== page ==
As Janet Yellen was preparing to effortlessly pass her examination by a US Senate Banking Committee this week, another US Federal Reserve heavyweight was revisiting his roots in this country.
Self-proclaimed "half Aussie" Richard Fisher is president and chief executive of the Federal Reserve Bank of Dallas, one of the 12 regional banks that - with the seven-member board of governors that Ben Bernanke currently chairs and Yellen will chair from January - are charged with preserving price stability, financial stability and full employment in the world's biggest economy.
Bernanke led the unprecedented easing of monetary policy by central banks that accompanied the global financial crisis and its aftermath. It injected an astonishing $US21 trillion of new liquidity into the global system, Fisher estimates.
Yellen gets the job of devising an exit strategy, and the market's hunch, strengthened after her committee appearance, is that she will take her time.
The Fed's Open Market Committee will decide and conduct the retreat when it happens. The Fed governors and the president of the Federal Reserve Bank of New York are permanent voting members, and Yellen will become FOMC chair when she becomes Fed chairman. Another four voting positions on the FOMC are taken on rotation by regional Fed bosses, and next year it is Fisher's turn. He believes monetary stimulus has reached its limit, and should be reducing.
He has an unusual curriculum vitae for a US central banker. His father was born in Toowoomba in 1904. At the age of five years and two months he was arrested in Maryborough on vagrancy charges along with his father, Richard Fisher's grandfather, after being found sleeping under a grated bridge near the town's railway station.
After being briefly held in a tough reformatory school his life traced what Richard Fisher has called a Dickensian arc, in antediluvian foster homes in Queensland, in South Africa where he bought a bus with a Xhosa partner and built a company that was compulsorily acquired by the government for a fraction of its worth, in Mexico, and finally in the United States, where he hired himself out as muscle to collect a $200,000 corporate debt in Shanghai, and then sold airplanes in Indonesia, used cars in Florida, suits in New York and women's undergarments in the Caribbean.
He drank whiskey and smoked three packs of cigarettes a day most of his life, and lived until he was 90. A friend once commented that his own father had done the same and only lived to 60, Fisher said. "He just didn't do it long enough" was his father's reply.
Richard Fisher was conceived in Shanghai ("I was made in China," he told a Melbourne CEDA gathering that was supported by CPA Australia), and arrived at the Dallas Fed after studying at Harvard, Oxford and Stanford, and working in investment banking, founding a hedge fund, and unsuccessfully running for a Senate seat in Texas. During his visit here he travelled to Maryborough, and stood on the spot where his father was sentenced.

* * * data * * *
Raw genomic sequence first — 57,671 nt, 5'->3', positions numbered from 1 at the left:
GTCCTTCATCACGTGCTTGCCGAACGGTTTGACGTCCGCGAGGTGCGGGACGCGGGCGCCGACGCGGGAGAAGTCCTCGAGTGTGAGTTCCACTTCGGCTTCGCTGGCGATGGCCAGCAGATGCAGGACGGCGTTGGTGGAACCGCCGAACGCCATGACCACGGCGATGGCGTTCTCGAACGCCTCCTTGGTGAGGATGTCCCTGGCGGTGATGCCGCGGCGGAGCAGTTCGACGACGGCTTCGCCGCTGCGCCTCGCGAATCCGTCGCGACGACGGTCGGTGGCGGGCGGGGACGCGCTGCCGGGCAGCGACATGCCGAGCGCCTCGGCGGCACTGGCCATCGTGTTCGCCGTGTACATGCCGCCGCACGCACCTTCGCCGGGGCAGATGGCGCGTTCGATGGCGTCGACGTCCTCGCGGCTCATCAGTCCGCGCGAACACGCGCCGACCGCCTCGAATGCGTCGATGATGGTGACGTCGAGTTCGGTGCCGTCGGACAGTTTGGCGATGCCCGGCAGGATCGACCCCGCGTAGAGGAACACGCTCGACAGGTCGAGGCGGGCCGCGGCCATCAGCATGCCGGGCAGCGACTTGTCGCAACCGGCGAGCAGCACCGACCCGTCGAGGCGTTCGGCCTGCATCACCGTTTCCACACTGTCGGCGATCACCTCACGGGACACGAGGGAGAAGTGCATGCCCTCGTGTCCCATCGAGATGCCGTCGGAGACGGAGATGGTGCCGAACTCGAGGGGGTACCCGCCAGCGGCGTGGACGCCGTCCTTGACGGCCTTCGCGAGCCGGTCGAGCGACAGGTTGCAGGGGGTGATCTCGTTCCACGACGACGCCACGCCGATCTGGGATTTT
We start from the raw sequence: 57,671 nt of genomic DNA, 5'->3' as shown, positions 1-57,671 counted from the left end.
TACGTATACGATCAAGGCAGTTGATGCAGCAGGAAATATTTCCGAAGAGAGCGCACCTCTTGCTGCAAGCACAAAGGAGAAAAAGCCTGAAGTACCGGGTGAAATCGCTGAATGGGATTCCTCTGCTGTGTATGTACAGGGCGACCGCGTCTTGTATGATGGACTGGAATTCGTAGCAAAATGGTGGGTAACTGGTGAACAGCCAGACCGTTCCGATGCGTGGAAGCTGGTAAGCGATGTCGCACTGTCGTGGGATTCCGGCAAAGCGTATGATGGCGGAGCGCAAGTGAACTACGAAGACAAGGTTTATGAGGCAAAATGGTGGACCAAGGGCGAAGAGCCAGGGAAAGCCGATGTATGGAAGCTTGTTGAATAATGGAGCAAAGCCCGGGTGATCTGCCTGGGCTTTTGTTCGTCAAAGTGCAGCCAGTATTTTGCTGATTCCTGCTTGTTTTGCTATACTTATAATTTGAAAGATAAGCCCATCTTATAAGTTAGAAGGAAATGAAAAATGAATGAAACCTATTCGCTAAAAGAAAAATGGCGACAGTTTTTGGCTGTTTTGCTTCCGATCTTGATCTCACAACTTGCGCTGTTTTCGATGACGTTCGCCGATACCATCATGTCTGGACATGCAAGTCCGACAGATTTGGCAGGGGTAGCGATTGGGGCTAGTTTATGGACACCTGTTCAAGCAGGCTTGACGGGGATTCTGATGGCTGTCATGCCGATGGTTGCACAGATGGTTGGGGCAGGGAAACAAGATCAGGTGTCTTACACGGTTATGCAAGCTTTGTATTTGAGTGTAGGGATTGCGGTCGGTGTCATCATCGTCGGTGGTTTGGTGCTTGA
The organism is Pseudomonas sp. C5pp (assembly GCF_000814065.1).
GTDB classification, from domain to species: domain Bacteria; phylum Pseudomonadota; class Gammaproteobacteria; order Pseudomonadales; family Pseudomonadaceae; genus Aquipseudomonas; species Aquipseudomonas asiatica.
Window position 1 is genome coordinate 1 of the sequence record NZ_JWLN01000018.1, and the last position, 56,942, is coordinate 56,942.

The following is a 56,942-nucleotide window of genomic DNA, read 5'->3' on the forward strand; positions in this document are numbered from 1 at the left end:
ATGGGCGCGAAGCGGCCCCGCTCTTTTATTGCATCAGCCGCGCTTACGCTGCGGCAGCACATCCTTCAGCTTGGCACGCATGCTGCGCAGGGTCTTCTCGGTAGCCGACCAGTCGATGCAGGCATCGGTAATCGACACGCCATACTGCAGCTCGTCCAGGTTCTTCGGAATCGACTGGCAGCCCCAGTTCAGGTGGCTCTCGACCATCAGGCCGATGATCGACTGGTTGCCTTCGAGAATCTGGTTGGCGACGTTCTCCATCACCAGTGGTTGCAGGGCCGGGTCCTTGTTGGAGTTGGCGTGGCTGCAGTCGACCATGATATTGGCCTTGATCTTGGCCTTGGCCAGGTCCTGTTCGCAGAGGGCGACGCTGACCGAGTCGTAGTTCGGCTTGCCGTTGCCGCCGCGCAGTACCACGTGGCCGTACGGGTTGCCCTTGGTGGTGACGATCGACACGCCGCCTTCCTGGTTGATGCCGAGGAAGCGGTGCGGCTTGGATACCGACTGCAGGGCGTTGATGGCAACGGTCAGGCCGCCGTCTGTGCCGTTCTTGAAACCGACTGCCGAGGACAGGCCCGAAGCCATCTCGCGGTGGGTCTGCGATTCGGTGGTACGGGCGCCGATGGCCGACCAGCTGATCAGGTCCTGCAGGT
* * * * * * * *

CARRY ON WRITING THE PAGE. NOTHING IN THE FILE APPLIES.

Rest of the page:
He said this week he was "the son of a gutsy Australian who managed in one generation to secure his family's rise from homeless to Harvard". As a half-Aussie and a full-blown Texan he pulled no punches, he said, and just as Yellen has been typecast as a dove who will keep easy money flowing, he is typecast as one of the FOMC's most vocal hawks.
When the Fed contradicted its messaging in September and did not begin reducing its $US85 billion a month quantitative easing program he said for example that he disagreed with the decision, and had told the FOMC that it would "increase uncertainty about the future conduct of policy and call the credibility of our communications into question".
In her appearance before the Senate Committee, Yellen gave no hints of an early QE claw-back. US unemployment of 7.3 per cent was still too high, she said, the economy was performing "far short of its potential," and inflation was below the Fed's target and expected to stay there for some time.
Fisher's view is that Washington's failure to maintain fiscal discipline has neutered fiscal policy as a foil to monetary policy. "We have had to carry the ball solo," he said in Sydney earlier this month. "This is an unhealthy thing for any central bank, and comes with not insignificant risks."
He believes that the huge amount of liquidity in the global system is latent inflation that will be released as the speed at which money circulates in the economy accelerates from very depressed post-crisis levels.
The cure is monetary policy tightening, and it should be pre-emptive: central banks need to anticipate inflation, not try to react to it after it has arrived.
It's an unfashionable view. The talk these days is more often about the risk of deflation. Fisher seems confident that next year his voice will be heard, however.
"The way a governor votes doesn't determine how she chairs the [FOMC] group," he said in Melbourne. "Her views don't prevail - it is a consensus business."
He also thinks that when the QE taper does begin, the markets can handle it - were ready to do so in fact in September when the Fed surprised by not launching the taper. "We've given a gift to the markets," he told the CEDA-CPA forum. "Of course they don't want us to take it away. They are like kids ... grow up would be my answer."